Smaller schools are safer, better places for students to work with teachers who know them and whom they can trust. Smaller schools graduate higher percentages of students and drop out rates are lower. There is less violence, less vandalism, a higher sense of belonging and better attendance, the study found. Students also participated in more extracurricular activities. There is less competition and a greater opportunity to excel.

There is also a stronger sense of community as parents, relatives and nearby residents tend to be more involved in a smaller school than compared to their larger counterparts.

But the most stunning facts were the economic ones.

Researchers at New York University Institute for Education and Social Policy looked at 128 high school budgets for the fiscal year 1995 to 1996. Small schools with fewer than 600 students spend more than $7,500 per student. That is more than $1,400 more than students in larger schools of 2,000 students or more.

However, when the researchers looked at the cost per graduate (in other words, the total cost over the entire length of time in school) it was $49,553 per student in the smaller schools and $49,578 for larger ones. A $25 difference between the two.

None of this takes into account the social costs. Larger schools face higher drop out rates. These people end up on welfare, experience poorer health and often find themselves in trouble with the law. And all of these services are paid for through taxes, usually at a higher cost than maintaining a smaller school.

The study also found larger schools ended up having higher operational costs because administration, security, maintenance and operation staff needs.

Finally, smaller schools are more flexible and dynamic places. Principals, teachers, parents and the community can respond to change and can communicate more effectively in order to meet the needs of students.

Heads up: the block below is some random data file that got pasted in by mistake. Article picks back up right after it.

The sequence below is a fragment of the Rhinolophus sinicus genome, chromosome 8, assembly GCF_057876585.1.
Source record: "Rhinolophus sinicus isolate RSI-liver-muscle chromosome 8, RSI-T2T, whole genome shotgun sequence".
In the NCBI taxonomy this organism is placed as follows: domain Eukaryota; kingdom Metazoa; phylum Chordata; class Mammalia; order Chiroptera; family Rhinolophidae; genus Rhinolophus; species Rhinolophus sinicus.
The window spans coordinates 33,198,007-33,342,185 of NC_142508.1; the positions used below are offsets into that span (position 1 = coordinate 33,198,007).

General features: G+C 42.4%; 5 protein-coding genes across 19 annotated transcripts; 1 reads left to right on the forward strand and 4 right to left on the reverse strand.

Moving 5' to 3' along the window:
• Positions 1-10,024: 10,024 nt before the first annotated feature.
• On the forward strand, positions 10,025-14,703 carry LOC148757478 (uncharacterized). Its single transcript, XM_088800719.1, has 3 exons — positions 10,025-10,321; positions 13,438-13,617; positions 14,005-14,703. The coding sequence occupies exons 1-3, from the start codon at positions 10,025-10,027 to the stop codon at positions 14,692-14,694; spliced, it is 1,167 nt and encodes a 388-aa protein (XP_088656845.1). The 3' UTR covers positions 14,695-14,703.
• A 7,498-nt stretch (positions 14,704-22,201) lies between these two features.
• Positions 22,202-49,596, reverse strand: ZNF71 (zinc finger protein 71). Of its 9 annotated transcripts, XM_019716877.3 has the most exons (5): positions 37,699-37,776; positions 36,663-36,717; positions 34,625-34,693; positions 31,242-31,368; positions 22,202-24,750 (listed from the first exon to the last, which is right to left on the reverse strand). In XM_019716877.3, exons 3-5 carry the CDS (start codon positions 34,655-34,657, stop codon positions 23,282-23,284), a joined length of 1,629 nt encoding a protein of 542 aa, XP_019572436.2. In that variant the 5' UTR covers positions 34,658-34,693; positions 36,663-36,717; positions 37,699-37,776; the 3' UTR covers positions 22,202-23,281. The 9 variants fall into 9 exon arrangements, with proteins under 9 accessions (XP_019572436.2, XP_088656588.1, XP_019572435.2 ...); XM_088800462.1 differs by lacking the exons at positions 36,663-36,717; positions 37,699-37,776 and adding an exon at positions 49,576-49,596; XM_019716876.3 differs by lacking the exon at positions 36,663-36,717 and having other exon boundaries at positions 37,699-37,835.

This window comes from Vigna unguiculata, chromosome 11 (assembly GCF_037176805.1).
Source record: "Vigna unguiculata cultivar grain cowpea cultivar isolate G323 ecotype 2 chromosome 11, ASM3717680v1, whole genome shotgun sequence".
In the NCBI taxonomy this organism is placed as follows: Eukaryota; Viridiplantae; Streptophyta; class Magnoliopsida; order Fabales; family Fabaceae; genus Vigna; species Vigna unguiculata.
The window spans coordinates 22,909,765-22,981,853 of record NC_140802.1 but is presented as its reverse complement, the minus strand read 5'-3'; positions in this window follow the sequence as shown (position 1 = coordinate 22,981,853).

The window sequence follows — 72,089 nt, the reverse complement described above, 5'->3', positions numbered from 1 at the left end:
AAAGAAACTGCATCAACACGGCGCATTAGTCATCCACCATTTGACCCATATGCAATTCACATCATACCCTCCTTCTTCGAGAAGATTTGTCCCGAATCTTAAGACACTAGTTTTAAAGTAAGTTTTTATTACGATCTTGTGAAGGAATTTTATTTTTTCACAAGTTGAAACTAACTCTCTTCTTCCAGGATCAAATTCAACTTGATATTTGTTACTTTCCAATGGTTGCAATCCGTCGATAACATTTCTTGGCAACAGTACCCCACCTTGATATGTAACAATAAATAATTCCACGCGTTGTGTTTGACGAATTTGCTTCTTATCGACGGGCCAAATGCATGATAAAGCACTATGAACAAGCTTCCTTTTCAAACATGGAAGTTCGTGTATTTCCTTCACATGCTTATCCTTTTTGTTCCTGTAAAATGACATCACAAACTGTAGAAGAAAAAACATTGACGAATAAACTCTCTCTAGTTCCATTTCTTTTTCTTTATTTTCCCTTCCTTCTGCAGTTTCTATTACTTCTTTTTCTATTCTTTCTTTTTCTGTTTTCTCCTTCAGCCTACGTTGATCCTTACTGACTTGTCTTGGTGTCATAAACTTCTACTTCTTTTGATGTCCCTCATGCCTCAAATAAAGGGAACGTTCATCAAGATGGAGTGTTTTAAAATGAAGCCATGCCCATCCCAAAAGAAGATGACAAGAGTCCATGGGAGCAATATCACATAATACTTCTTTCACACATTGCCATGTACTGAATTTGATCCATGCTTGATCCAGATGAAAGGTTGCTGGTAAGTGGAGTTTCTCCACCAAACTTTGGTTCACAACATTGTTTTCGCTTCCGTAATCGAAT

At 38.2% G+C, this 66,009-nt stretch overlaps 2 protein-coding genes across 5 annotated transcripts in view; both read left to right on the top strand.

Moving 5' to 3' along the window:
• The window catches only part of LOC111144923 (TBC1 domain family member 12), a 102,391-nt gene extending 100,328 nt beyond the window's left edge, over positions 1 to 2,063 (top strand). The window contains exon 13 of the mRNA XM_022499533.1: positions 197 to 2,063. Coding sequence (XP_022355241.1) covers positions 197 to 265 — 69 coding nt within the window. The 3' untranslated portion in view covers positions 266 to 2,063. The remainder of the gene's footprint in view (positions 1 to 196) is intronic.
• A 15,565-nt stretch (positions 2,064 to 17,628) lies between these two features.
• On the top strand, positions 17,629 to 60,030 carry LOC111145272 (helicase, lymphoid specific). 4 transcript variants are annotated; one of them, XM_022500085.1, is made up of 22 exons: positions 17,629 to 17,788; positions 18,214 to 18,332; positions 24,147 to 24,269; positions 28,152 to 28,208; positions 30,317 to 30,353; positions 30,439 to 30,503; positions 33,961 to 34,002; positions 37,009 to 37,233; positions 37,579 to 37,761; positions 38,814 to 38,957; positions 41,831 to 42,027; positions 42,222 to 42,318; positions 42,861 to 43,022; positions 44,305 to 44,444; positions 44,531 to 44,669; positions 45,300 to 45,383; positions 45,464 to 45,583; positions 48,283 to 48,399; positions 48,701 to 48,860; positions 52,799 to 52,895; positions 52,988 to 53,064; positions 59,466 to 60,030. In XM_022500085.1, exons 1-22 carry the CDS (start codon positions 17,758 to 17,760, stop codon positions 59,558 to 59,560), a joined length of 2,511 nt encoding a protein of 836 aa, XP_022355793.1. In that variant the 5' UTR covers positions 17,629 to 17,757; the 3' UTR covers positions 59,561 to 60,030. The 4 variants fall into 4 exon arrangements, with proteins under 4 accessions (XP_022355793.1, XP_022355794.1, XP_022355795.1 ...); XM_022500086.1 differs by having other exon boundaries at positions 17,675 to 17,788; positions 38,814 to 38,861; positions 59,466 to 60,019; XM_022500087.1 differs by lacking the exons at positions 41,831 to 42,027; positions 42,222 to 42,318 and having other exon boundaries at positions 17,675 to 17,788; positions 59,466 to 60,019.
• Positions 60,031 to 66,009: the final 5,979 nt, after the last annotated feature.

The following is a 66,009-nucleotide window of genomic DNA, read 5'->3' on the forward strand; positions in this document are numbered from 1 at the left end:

It will take a mighty wind of change to blow through the halls of the school board before anyone will believe the smaller is better approach will work. Unfortunately parents don’t have the same resources and time to devote to formulating options as compared to the school board.

But parents and members of the community should not despair. As Port Hope parents demonstrated, it is possible to stem the tide. If an effective, coherent effort is made, the board must listen. The evidence is strong, if not overwhelming. It is necessary for trustees and bureaucrats to consider it equally.

And the board’s recommendations do offer an option of status quo.

In the meantime, Mr. Gilchrist should step down from the process. He is bias and declared himself as already having made up his mind. While it is jarring to hear him, maybe Mr. Gilchrist has done us a favour. He has exposed the ludicrous pretense that there is a public process which is credible and open. It will take a great deal to convince parents and the community this is not rigged.

And the board needs to acknowledge the mountains of evidence regarding the benefit of smaller schools. That may be a good first step in rebuilding trust between the board and the public. And it may give relief to parents who do not want to see their kids placed in teaching factories rather than schools.

For further information about small schools, class sizes and the study mentioned in this column, come to the website